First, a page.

8. This is good, “Why God wants our praise”. Maybe He wants us to acknowledge Him by praising and thanking Him because He is The Great I Am, and provides everything we will ever need, just as a parent requires their child’s obedience and appreciation for all that is being done for them. Blessings to you and your ministry and thanks for your support.

  9. Yup, he’s a great dad.
    Thanks for stopping by my little corner of the blogosphere and liking my post.
    Blessings =)

  10. Praise, in Hebrew “yadah” means to raise your hands in reverence and worship: Y
    HalleluYah! We were created to worship Him! [Psalms-Tehillim 150]
    Shalom ya’ll

    1. I may stick my foot in my mouth because you may know more about this than I, haha 🙂 I don’t know; I’ve never met you. But as one who has done a good deal of studying and wants to make the most of every opportunity, here goes… I hope you won’t mind. (I’m actually thrilled the subject has come up.) “Yadah” usually gets translated something like “give thanks,” but generally has the connotations of “acknowledging something verbally/publically,” and can be used of acknowledging truths about God (e.g. Isa. 12:4) or about us and our sin (Psa. 32:5). So “yadah” is most often best translated “confess” or “acknowledge.” Although I could be wrong (and if so, my apologies; I don’t mean to be presumptuous at all), I think you may be thinking of the word “hallel” from which we get the English “Hallelujah.” Hallel usually translates as “praise,” and “hallelujah” literally means, “Praise the LORD,” or “Praise Yah,” with “Yah” being a shortened form of the divine name represented by the letters YHWH. I hope that helps. Don’t ever stop seeking the Lord and worshiping him.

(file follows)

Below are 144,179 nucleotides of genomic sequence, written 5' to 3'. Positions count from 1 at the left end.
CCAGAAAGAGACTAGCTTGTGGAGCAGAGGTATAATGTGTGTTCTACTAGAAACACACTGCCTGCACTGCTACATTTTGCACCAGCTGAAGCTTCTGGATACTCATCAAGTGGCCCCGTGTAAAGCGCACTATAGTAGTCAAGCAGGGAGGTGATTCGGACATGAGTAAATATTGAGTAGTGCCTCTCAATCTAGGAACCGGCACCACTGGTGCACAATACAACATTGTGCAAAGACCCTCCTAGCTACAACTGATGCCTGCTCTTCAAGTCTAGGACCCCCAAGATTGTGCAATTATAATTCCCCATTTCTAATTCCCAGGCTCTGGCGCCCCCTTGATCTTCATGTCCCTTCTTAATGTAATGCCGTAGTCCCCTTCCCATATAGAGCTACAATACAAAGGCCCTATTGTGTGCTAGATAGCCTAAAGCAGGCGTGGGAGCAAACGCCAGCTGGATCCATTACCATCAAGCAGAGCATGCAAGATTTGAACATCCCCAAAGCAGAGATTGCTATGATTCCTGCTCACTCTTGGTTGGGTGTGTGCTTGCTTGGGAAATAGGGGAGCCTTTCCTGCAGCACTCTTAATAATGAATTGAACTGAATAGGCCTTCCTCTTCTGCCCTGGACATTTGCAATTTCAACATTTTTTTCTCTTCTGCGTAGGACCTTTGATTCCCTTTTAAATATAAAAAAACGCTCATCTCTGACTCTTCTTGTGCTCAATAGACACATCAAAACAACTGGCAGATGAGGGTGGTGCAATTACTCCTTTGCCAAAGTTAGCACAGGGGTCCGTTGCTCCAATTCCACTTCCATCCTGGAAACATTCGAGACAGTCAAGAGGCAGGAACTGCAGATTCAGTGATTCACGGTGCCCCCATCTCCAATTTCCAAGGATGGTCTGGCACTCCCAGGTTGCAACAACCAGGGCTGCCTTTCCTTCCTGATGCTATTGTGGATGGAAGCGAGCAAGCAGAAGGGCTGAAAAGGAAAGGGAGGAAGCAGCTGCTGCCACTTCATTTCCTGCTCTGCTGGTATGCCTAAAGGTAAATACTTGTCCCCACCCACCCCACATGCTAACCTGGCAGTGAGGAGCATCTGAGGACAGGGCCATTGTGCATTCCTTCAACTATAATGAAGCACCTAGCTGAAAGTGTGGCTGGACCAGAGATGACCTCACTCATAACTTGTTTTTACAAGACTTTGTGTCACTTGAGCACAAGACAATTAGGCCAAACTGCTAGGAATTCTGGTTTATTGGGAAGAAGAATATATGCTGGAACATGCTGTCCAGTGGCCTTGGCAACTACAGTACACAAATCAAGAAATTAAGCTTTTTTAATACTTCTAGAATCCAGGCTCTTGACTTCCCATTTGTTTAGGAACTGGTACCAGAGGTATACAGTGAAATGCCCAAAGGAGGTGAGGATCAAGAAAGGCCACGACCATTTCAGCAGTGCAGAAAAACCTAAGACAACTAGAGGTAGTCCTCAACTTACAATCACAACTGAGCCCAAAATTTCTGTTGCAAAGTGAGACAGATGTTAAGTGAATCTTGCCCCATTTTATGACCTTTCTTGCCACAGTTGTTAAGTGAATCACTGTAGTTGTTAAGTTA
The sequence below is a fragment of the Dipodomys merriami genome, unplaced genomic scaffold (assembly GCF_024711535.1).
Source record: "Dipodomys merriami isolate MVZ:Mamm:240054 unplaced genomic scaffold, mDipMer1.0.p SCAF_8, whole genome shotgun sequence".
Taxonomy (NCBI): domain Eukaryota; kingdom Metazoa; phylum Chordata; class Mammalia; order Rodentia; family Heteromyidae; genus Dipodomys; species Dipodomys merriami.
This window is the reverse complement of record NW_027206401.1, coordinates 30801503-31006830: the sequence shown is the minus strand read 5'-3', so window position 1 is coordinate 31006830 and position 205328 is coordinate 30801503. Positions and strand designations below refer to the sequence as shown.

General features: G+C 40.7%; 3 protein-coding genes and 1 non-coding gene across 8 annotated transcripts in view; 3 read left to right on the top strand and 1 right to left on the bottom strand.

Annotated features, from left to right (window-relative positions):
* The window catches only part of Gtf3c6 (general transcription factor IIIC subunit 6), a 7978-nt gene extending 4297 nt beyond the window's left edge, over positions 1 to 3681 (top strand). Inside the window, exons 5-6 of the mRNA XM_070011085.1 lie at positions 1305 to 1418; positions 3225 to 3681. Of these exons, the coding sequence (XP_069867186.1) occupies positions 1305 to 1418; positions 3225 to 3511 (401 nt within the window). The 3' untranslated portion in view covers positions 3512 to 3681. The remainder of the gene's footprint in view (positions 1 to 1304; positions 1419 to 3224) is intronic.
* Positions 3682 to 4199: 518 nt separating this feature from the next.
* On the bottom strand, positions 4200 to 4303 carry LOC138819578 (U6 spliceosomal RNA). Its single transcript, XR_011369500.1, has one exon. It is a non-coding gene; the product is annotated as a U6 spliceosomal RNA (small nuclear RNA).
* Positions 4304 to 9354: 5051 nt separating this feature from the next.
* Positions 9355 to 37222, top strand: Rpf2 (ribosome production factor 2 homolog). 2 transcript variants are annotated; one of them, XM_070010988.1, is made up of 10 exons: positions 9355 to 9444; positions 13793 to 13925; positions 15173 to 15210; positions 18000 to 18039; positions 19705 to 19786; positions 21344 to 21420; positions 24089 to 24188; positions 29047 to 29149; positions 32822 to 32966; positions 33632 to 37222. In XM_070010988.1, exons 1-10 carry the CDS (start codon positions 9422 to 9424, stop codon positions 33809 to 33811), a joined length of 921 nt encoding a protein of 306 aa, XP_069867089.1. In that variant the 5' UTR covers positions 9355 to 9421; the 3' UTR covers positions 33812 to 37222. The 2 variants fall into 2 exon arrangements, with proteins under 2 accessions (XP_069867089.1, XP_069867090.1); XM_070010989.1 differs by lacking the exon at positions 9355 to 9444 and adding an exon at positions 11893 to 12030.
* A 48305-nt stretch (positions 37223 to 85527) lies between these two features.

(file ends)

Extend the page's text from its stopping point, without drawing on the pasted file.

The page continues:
May the Lord bless you as you seek his face 🙂

  11. It is so amazing to me that the completeness and joy we need and desire the most is also the very thing that God in all his greatness deserves the most. Praise the Lord for how beautifully he has orchestrated our good and his glory!

  12. Thanks for reading my blog. I also found this one on PRAISE to be encouraging!

  13. I liked your enthusiasm for Praising God. Thank you for your encouragement about my blog today.
    I will praise God more. May The Lord bless you.

  14. Love this! I think we too often turn following God into checking off a list of dos and don’ts without stopping to wonder “what is the purpose of doing this?”
    But He is so patient to keep drawing our hearts out past the lists into fellowship with Him.

    1. Absolutely! Thanks for your encouragement.

  15. thanks for liking my post